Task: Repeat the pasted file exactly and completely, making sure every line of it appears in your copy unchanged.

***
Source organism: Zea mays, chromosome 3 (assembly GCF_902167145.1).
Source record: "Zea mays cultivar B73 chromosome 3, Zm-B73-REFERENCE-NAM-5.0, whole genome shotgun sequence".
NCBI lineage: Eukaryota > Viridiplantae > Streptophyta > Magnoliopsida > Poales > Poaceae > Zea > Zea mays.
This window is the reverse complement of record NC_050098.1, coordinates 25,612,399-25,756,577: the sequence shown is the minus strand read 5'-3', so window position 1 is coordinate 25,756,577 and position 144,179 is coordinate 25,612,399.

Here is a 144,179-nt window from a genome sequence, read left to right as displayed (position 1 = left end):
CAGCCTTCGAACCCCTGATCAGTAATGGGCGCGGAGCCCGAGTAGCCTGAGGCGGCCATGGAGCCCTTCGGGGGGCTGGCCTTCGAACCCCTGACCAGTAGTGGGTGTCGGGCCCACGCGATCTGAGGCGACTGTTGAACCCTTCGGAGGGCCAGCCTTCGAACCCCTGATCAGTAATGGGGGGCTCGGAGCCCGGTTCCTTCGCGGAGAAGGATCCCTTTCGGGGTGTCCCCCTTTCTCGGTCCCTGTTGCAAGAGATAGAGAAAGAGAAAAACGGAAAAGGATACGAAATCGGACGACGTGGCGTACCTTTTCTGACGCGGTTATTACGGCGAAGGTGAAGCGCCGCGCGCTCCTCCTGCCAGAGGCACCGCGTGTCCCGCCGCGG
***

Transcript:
Source organism: Zea mays, chromosome 3 (assembly GCF_902167145.1).
Source record: "Zea mays cultivar B73 chromosome 3, Zm-B73-REFERENCE-NAM-5.0, whole genome shotgun sequence".
NCBI lineage: Eukaryota > Viridiplantae > Streptophyta > Magnoliopsida > Poales > Poaceae > Zea > Zea mays.
This window is the reverse complement of record NC_050098.1, coordinates 25,612,399-25,756,577: the sequence shown is the minus strand read 5'-3', so window position 1 is coordinate 25,756,577 and position 144,179 is coordinate 25,612,399.

Here is a 144,179-nt window from a genome sequence, read left to right as displayed (position 1 = left end):
CAGCCTTCGAACCCCTGATCAGTAATGGGCGCGGAGCCCGAGTAGCCTGAGGCGGCCATGGAGCCCTTCGGGGGGCTGGCCTTCGAACCCCTGACCAGTAGTGGGTGTCGGGCCCACGCGATCTGAGGCGACTGTTGAACCCTTCGGAGGGCCAGCCTTCGAACCCCTGATCAGTAATGGGGGGCTCGGAGCCCGGTTCCTTCGCGGAGAAGGATCCCTTTCGGGGTGTCCCCCTTTCTCGGTCCCTGTTGCAAGAGATAGAGAAAGAGAAAAACGGAAAAGGATACGAAATCGGACGACGTGGCGTACCTTTTCTGACGCGGTTATTACGGCGAAGGTGAAGCGCCGCGCGCTCCTCCTGCCAGAGGCACCGCGTGTCCCGCCGCGG